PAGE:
If you know me at all, you know that my mantra for the past several decades has been “There’s not enough time.” I’ve kept this mantra so long I seriously envision my gravesite as a half buried casket, unplanted flowers, and a headstone that reads:

“Here lies the empty tomb of Sheila Whittington

Couldn’t stay for her own burial  – still too much to be done.”

I’m told that everyone has the same 24 hours in a day. Beside the allotted eight hours of sleep, we each get 16 big, juicy, 60-minute-packed hours to spend on career, home, family, school, outside interests and self-care. But if we all get the same 24 hours, why do I constantly repeat that there’s not enough time?

I recently shared my discovery that I am a scanner. (Really short definition: A scanner is someone who is genetically wired to be drawn to so many things that they find it difficult to choose one path.) Coincidently, (but apparently not), one of the biggest issues with scanners is they believe they never have enough time to get all the things they want to do, done. To which I will add a hearty, “Duh!”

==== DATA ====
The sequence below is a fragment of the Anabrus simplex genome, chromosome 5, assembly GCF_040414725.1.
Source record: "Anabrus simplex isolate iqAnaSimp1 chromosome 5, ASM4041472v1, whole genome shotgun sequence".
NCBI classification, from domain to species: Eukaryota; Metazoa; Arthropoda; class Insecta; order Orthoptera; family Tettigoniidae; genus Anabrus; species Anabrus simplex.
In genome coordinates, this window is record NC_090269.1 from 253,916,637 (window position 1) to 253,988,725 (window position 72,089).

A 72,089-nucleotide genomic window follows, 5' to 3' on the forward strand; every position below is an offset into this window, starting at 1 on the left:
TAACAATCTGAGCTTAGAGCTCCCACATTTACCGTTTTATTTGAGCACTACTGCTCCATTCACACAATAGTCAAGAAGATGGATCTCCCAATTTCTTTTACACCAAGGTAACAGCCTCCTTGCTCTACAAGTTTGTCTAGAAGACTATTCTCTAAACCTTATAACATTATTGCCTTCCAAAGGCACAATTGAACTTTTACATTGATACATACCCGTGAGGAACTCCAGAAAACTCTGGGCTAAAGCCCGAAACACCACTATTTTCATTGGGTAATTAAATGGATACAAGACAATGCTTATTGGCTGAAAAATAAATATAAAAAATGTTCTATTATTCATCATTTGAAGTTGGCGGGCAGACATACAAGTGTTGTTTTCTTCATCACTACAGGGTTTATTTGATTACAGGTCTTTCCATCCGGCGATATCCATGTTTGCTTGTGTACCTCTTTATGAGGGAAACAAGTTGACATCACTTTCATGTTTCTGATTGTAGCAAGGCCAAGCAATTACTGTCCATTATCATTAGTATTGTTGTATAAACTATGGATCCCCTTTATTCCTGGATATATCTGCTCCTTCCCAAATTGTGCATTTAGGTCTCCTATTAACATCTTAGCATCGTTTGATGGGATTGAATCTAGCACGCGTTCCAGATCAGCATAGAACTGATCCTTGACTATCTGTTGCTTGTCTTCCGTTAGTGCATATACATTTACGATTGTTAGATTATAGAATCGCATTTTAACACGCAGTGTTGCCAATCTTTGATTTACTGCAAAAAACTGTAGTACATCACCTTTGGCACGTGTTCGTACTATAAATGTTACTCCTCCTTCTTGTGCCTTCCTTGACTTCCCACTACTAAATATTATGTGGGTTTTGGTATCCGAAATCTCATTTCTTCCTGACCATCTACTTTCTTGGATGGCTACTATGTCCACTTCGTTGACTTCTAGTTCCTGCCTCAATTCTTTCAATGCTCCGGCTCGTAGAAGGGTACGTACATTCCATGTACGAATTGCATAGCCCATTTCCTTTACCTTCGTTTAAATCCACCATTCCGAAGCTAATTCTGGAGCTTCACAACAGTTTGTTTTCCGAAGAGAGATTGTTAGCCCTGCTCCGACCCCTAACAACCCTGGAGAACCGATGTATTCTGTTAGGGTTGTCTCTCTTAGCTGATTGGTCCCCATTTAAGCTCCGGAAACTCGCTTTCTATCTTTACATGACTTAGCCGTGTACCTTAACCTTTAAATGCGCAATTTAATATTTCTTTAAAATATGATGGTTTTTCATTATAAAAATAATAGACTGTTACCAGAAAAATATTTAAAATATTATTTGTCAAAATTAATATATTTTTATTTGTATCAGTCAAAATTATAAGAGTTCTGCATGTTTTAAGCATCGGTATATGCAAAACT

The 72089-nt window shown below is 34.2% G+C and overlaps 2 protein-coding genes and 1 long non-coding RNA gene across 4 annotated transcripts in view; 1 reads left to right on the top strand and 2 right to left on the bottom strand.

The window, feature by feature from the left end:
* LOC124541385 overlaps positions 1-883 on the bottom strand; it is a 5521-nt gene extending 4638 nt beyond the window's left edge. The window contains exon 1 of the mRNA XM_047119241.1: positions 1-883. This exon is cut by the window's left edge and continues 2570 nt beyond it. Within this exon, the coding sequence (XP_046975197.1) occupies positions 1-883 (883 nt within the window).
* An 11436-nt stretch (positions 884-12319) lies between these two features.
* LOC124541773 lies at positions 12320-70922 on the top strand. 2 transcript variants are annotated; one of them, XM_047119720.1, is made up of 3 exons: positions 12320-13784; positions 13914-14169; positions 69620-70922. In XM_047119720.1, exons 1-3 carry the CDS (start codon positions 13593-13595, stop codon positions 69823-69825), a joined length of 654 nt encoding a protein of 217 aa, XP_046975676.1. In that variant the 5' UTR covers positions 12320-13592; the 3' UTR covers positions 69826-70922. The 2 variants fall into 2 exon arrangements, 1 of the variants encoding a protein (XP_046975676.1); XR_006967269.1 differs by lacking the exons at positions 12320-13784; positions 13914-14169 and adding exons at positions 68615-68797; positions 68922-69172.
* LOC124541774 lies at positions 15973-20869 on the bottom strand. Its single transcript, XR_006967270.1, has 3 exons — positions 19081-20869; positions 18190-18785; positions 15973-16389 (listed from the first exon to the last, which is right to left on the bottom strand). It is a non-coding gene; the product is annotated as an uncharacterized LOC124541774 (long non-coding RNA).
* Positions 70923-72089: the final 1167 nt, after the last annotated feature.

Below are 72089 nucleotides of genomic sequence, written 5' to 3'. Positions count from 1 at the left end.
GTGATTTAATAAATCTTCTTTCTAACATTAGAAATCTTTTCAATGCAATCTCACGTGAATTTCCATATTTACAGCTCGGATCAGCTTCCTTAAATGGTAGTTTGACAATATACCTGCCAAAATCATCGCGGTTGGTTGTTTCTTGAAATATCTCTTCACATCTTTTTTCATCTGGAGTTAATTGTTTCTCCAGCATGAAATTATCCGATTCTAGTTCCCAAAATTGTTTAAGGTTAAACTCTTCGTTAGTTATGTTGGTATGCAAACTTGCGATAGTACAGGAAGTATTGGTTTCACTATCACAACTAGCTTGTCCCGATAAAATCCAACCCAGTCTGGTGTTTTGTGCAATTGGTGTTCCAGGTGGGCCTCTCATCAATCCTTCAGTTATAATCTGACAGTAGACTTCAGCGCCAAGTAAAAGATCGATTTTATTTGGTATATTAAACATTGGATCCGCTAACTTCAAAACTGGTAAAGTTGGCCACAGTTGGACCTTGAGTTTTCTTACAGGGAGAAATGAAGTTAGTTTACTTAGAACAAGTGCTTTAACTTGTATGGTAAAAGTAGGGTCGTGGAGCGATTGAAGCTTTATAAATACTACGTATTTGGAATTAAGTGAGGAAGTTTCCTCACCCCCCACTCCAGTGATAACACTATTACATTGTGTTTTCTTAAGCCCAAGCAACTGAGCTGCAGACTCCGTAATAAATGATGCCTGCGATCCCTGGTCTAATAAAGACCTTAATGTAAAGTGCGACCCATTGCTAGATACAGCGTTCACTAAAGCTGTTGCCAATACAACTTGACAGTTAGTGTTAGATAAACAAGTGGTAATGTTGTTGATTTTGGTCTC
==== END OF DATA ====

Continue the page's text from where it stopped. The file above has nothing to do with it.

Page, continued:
Since my big scanner aha, I decided to test the truth about my time issue and wouldn’t you know? I made another shocking discovery. My issue is NOT that I don’t have enough time.

Confused? I was too. Stay with me here as I unravel the mystery for all of us…

Remember the army tag line “We get more done before nine a.m. than most people do all day?” Yeah- right. I wish I were that unproductive! I am in constant motion working on at least 8-10 tasks an hour from 5:30am until at least 9pm every day. If I find an hour where I’m juggling only 3-5 tasks, I quickly find a way to take on more. There is always more to do. Always.

This is not a brag or an attempt to make anyone feel like an overt underachiever. It’s simply an observation that I accepted as my reality, and probably is the current reality of many other scanners. (And please let the records show that I did not profess to finish everything!)

This observation led me to dig deeper for more of the truth.

What are these oh-so-important tasks I take on?

Anything that benefits my family, my clients, my friends, friends of my friends, the mailman, starving cats in Lithuania – you name it, I handle it.